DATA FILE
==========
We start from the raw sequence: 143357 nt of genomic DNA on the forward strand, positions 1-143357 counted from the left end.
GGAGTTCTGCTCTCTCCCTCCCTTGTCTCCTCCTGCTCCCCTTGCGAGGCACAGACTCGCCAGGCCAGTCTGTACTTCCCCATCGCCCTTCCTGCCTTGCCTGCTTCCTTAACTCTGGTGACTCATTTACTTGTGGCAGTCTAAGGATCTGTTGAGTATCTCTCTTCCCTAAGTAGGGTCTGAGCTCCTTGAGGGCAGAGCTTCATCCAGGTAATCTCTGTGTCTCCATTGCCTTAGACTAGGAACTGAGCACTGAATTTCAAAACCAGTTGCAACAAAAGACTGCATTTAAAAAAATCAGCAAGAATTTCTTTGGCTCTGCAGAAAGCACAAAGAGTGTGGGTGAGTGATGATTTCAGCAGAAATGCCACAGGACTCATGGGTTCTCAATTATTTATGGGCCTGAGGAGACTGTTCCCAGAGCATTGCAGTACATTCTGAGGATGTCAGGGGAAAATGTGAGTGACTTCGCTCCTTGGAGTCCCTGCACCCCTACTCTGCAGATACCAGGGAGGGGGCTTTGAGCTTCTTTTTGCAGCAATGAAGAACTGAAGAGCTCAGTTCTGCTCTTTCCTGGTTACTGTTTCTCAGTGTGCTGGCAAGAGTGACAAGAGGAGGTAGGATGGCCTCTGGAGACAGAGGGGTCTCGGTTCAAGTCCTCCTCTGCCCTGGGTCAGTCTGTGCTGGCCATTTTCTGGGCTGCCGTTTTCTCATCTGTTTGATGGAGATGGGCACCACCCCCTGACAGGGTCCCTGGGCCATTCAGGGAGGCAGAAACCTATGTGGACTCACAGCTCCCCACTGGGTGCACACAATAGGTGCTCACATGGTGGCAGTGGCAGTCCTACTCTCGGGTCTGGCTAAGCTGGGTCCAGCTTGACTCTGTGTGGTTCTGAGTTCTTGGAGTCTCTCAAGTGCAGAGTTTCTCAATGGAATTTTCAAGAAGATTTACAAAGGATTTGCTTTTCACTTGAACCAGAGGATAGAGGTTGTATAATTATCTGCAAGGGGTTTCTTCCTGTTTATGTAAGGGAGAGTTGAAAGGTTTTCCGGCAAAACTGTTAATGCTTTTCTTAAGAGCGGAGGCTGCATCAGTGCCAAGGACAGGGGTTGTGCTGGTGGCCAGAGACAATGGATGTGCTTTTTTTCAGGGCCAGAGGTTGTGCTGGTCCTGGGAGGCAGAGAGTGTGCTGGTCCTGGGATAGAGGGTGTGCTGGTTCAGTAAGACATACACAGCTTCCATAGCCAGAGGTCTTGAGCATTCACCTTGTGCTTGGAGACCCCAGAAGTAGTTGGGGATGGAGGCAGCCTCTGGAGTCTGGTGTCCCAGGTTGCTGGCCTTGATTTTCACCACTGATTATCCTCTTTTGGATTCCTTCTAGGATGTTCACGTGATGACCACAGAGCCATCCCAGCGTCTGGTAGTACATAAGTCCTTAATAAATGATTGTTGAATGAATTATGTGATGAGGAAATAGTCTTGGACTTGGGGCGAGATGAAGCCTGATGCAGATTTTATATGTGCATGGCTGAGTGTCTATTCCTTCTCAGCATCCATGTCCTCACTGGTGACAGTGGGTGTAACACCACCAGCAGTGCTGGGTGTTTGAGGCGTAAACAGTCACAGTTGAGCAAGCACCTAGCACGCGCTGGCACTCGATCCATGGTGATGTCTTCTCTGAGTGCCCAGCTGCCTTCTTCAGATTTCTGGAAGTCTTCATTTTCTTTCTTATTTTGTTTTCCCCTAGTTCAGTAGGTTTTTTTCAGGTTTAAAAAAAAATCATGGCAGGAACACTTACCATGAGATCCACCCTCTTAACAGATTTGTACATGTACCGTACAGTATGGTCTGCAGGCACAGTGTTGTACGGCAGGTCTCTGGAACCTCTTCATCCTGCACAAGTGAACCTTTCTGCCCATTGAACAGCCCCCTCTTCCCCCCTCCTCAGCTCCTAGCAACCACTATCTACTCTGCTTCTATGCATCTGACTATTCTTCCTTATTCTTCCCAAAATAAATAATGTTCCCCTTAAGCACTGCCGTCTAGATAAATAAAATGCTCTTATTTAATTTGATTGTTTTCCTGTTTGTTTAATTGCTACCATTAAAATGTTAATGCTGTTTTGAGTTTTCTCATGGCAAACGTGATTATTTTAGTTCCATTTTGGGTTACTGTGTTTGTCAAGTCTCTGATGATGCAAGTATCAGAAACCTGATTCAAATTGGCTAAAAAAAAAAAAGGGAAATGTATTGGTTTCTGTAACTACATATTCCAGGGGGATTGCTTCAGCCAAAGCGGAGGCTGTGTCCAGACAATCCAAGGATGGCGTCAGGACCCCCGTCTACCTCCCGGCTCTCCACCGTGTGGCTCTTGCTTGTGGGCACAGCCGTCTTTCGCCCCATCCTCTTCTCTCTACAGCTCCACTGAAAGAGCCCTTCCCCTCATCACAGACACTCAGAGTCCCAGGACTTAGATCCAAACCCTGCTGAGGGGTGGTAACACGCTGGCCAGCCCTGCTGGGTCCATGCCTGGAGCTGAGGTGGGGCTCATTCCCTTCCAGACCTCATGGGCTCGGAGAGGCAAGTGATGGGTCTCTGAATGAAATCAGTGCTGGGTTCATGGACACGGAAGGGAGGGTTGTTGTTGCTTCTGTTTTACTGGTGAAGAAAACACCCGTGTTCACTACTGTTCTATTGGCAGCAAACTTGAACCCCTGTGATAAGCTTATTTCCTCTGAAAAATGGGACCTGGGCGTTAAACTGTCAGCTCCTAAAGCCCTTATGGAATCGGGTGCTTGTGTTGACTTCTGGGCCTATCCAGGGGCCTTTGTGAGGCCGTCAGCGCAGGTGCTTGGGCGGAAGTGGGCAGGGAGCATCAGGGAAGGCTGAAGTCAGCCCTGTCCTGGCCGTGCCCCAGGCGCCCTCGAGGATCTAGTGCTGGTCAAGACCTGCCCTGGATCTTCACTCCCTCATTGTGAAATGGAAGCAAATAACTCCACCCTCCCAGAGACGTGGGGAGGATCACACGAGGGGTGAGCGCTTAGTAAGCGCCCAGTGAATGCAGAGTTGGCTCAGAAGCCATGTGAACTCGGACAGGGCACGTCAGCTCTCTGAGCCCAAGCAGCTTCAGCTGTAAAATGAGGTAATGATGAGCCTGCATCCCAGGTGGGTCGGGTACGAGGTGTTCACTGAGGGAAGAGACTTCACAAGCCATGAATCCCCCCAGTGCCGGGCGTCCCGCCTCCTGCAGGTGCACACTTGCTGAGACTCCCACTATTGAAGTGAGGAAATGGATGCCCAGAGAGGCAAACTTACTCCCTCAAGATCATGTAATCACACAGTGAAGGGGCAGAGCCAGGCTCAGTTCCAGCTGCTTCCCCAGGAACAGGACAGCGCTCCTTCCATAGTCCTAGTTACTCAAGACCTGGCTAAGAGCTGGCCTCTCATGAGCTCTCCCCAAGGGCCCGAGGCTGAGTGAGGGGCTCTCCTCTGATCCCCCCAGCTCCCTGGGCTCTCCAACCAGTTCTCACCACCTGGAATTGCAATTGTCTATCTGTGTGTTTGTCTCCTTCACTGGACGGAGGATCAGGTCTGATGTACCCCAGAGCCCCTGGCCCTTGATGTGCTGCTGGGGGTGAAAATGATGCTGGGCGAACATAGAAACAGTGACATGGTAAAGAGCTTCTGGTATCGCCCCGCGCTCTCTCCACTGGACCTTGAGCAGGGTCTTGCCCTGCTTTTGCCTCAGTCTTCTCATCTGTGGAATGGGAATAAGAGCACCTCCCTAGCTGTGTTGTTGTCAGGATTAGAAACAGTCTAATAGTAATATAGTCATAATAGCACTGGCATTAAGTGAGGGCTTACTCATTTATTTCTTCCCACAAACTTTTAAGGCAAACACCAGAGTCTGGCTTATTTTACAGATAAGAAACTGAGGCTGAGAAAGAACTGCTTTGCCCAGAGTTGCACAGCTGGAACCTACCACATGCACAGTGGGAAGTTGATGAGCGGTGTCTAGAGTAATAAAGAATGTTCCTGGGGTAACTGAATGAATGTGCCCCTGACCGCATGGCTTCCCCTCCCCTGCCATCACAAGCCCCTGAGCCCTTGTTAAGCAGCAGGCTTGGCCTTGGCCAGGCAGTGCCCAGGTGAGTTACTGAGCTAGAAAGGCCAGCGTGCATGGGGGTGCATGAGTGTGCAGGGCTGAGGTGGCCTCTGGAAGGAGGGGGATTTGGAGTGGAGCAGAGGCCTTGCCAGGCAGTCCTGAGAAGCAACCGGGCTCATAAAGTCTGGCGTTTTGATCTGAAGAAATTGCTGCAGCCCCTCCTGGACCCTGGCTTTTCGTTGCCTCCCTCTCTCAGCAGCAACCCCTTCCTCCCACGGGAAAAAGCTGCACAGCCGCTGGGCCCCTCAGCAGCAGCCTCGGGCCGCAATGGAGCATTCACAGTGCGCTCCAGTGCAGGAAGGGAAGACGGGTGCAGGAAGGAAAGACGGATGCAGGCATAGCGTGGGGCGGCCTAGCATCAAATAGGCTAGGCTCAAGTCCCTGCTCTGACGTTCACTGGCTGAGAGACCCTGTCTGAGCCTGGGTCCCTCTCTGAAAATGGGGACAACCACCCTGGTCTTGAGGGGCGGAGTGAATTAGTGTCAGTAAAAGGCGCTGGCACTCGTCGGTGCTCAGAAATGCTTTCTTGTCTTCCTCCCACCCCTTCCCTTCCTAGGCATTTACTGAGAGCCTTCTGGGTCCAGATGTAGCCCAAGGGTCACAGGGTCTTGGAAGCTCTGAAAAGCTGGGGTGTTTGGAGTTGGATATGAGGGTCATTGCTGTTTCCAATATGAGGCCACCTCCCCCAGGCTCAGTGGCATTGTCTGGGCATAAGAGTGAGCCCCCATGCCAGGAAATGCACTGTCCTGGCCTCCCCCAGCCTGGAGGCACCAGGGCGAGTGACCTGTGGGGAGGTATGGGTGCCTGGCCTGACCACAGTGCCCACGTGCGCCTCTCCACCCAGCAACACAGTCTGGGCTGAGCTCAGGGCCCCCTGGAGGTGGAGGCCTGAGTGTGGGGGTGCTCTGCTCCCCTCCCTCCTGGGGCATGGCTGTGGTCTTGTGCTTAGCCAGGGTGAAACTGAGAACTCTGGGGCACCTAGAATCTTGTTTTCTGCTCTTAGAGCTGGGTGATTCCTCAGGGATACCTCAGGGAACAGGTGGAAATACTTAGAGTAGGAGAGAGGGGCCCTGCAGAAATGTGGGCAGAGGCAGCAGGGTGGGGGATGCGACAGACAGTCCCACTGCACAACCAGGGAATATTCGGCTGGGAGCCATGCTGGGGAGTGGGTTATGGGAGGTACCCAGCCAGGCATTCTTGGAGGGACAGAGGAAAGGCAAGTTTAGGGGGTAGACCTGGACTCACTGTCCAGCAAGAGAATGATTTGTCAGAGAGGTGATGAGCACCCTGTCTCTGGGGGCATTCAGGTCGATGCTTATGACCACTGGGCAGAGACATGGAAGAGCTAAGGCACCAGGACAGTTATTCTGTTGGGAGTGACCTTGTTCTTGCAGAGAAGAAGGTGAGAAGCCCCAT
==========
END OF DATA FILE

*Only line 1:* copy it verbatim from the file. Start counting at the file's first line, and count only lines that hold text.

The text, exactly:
We start from the raw sequence: 143357 nt of genomic DNA on the forward strand, positions 1-143357 counted from the left end.